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Grieving father of MH17 victim pens open letter to Putin

'Many thanks to the Separatist leaders of Ukrainian government for the murder of my dear and only child,' Hans de Borst writes

Dylan Stableford
Yahoo News
Elsemiek de Borst
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A grief-stricken father whose 17-year-old daughter was a passenger on Malaysia Airlines Flight MH17 has penned an open letter to Russian President Vladimir Putin.

In the letter posted to Facebook, Hans de Borst wrote that his daughter, Elsemiek de Borst, had planned to become an engineer.

"Elsemiek would next year take her final exam, along with her best friends Julia and Marina, and she did well in school," de Borst wrote. "She then wanted to go to TU Delft to study engineering, and she was looking forward to it! She is suddenly no more! From the air she was shot in a foreign country where a war is going on."

Elsemiek, he wrote, was traveling from The Hague to Malaysia with her mother (de Borst's ex-wife), brother and stepfather on MH17. She was one of 193 Dutch victims of the crash. The Boeing 777 en route to Kuala Lumpur from Amsterdam was shot down over the Russia-Ukraine border, killing all 298 passengers and crew.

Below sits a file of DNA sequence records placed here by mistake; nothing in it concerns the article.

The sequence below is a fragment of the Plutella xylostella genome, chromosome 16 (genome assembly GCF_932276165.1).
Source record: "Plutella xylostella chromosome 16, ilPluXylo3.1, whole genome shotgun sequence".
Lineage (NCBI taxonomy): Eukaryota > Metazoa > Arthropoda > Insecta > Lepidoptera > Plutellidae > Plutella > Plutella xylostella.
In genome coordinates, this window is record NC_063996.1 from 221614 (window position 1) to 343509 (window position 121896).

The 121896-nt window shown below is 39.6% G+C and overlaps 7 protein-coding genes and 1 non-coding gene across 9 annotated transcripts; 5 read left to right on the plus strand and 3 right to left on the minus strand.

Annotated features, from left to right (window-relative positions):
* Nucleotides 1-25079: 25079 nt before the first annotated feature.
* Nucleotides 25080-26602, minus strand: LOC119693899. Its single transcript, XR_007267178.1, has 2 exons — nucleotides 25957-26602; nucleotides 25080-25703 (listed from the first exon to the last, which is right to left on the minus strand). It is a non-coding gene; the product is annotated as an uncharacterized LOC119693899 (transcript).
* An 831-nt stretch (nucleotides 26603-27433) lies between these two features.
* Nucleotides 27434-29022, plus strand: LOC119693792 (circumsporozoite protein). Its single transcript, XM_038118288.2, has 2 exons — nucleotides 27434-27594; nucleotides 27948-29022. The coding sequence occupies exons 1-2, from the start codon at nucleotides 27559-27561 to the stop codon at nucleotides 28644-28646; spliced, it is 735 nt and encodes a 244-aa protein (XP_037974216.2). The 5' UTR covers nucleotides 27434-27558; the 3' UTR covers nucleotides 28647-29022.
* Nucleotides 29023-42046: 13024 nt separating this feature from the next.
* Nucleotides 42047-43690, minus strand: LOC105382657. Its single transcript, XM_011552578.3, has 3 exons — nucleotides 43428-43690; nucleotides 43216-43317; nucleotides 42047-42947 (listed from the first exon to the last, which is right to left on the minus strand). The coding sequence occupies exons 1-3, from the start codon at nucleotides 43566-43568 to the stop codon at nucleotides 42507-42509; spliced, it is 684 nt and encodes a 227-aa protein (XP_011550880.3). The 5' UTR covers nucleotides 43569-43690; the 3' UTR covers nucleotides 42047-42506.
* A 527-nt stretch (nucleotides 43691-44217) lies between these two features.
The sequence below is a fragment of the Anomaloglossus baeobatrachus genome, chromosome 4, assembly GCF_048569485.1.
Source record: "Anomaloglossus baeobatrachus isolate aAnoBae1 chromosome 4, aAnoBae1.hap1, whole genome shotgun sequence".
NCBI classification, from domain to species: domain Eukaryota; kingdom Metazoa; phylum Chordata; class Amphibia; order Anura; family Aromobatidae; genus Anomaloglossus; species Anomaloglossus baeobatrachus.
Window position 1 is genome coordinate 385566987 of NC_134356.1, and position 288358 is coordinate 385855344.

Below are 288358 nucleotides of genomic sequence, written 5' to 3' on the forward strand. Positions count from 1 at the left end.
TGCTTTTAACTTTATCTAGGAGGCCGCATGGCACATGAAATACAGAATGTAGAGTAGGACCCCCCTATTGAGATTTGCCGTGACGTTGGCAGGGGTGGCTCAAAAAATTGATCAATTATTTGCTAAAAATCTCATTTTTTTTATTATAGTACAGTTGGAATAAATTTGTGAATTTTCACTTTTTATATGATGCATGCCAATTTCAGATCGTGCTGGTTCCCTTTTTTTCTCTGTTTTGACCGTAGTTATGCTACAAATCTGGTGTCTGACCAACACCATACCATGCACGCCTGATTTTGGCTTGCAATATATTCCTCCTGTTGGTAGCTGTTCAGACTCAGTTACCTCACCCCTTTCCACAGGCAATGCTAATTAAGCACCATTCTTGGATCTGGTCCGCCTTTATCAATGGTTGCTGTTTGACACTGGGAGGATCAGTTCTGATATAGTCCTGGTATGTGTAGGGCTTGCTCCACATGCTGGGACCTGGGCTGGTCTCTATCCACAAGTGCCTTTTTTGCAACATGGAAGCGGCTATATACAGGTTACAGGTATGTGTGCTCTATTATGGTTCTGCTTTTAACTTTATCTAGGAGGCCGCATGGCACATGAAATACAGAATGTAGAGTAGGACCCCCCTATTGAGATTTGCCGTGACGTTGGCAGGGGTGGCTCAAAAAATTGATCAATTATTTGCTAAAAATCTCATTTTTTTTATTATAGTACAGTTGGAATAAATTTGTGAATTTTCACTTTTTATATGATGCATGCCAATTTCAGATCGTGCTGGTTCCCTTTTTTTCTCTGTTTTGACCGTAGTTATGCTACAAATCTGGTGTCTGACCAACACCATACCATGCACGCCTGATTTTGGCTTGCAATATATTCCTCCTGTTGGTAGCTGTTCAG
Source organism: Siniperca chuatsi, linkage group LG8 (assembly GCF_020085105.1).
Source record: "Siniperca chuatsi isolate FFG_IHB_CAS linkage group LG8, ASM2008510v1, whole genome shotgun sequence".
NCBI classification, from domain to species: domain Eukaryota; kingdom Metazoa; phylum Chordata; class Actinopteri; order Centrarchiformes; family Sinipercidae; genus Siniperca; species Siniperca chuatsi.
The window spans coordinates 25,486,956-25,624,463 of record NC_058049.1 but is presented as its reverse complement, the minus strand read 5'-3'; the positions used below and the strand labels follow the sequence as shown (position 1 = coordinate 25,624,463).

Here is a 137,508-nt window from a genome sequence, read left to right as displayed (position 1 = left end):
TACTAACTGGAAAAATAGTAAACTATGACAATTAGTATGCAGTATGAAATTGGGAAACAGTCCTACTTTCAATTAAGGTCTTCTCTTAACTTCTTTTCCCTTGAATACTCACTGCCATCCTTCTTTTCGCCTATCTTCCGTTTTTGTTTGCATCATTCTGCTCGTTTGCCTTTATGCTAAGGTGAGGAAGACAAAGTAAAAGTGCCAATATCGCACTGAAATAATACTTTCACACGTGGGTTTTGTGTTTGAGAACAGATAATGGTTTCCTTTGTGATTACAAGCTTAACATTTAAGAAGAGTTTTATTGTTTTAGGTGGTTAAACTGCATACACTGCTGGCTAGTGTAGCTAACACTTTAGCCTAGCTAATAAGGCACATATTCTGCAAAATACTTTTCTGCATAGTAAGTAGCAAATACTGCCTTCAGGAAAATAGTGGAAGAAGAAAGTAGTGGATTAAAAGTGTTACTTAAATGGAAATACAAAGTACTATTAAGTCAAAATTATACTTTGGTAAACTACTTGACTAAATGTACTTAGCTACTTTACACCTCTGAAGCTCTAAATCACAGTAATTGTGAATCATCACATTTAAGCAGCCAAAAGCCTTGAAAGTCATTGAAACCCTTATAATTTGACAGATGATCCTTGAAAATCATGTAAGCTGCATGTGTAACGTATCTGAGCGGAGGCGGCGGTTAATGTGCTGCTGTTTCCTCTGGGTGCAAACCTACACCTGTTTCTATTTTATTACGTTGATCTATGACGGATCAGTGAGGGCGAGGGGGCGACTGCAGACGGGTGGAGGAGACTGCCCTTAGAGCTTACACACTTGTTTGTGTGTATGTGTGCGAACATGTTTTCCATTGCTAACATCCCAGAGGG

"Many thanks to the Separatist leaders of Ukrainian government for the murder of my dear and only child," de Borst wrote. "Gentlemen of the above, I hope you're proud of including her and her young life was shot up too, and you can look in the mirror!

"Thanks again," he added, signing the letter: "Sincerely, Elsemiek's father, Hans de Borst from Monster, whose life is ruined."

De Borst wasn't the only grieving Dutch parent to address Putin.

"Mr. Putin, send my children home," Silene Fredriksz-Hoogzand, whose son Bryce and his girlfriend, Daisy Oehlers, were among those killed in the crash, told Sky TV. "Send them home. Please."

Fredriksz-Hoogzand told the Associated Press she was appalled at the way the crash site was being handled.

"I am not a politician," she said on Sunday. "But I know for sure that Mr. Putin can do something.

"No words can describe it," Fredriksz-Hoogzand continued. "Bodies are just lying there for three days in the hot sun. There are people who have this on their conscience. There are families who can never hold the body of a child or a mother."

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